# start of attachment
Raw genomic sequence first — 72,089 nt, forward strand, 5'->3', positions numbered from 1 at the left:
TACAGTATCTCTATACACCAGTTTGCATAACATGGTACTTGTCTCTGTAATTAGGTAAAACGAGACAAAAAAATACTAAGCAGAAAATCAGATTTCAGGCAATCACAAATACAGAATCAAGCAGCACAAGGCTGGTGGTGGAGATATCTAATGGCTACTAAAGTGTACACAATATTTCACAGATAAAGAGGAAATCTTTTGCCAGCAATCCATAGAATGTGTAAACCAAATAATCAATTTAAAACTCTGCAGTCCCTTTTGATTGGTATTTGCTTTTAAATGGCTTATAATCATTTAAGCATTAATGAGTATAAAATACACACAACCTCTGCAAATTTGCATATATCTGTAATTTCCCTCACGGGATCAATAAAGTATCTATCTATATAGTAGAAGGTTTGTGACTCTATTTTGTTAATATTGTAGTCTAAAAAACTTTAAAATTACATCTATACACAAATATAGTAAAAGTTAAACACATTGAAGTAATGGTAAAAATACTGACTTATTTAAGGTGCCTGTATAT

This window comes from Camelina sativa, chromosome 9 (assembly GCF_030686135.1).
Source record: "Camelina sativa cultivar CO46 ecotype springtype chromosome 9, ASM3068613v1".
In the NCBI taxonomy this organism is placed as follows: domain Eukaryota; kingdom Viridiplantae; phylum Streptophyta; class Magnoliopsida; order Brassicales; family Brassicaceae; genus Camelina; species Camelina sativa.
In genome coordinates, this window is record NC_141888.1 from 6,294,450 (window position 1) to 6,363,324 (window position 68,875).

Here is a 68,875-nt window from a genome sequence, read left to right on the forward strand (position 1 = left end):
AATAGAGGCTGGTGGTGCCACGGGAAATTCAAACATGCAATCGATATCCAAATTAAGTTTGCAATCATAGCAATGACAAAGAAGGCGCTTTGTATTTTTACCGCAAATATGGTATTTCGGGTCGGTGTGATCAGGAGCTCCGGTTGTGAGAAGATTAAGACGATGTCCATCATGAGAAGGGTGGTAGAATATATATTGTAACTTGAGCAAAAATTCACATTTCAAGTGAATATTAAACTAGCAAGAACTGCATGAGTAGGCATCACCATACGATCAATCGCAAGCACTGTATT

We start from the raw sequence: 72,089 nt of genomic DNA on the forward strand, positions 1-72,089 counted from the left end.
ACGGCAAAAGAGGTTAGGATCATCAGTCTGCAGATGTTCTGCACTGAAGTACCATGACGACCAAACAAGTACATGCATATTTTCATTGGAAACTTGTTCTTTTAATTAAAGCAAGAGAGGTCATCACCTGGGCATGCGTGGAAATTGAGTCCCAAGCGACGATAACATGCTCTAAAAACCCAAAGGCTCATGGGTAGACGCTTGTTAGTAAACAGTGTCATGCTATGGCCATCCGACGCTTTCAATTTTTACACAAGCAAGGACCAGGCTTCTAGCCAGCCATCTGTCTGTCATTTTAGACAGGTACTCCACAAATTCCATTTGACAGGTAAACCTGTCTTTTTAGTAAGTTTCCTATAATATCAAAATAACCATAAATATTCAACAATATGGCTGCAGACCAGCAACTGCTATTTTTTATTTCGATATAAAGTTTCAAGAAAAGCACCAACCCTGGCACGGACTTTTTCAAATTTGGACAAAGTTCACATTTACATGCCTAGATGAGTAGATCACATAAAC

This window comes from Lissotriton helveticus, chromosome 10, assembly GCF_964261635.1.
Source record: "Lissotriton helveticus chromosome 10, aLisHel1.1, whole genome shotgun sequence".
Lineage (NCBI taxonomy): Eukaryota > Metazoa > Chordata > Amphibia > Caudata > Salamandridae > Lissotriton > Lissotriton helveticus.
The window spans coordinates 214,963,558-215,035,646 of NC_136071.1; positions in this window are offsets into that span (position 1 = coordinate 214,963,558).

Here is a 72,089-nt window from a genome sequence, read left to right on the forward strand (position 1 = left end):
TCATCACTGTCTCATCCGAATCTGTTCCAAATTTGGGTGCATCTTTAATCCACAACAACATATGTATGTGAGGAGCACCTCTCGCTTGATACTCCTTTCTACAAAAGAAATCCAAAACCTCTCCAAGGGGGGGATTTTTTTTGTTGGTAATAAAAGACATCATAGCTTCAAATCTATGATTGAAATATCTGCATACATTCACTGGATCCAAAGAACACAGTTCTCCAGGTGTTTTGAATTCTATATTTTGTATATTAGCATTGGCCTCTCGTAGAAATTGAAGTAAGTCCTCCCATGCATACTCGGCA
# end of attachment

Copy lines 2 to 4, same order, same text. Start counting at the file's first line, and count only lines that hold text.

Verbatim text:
TACAGTATCTCTATACACCAGTTTGCATAACATGGTACTTGTCTCTGTAATTAGGTAAAACGAGACAAAAAAATACTAAGCAGAAAATCAGATTTCAGGCAATCACAAATACAGAATCAAGCAGCACAAGGCTGGTGGTGGAGATATCTAATGGCTACTAAAGTGTACACAATATTTCACAGATAAAGAGGAAATCTTTTGCCAGCAATCCATAGAATGTGTAAACCAAATAATCAATTTAAAACTCTGCAGTCCCTTTTGATTGGTATTTGCTTTTAAATGGCTTATAATCATTTAAGCATTAATGAGTATAAAATACACACAACCTCTGCAAATTTGCATATATCTGTAATTTCCCTCACGGGATCAATAAAGTATCTATCTATATAGTAGAAGGTTTGTGACTCTATTTTGTTAATATTGTAGTCTAAAAAACTTTAAAATTACATCTATACACAAATATAGTAAAAGTTAAACACATTGAAGTAATGGTAAAAATACTGACTTATTTAAGGTGCCTGTATAT

This window comes from Camelina sativa, chromosome 9 (assembly GCF_030686135.1).
Source record: "Camelina sativa cultivar CO46 ecotype springtype chromosome 9, ASM3068613v1".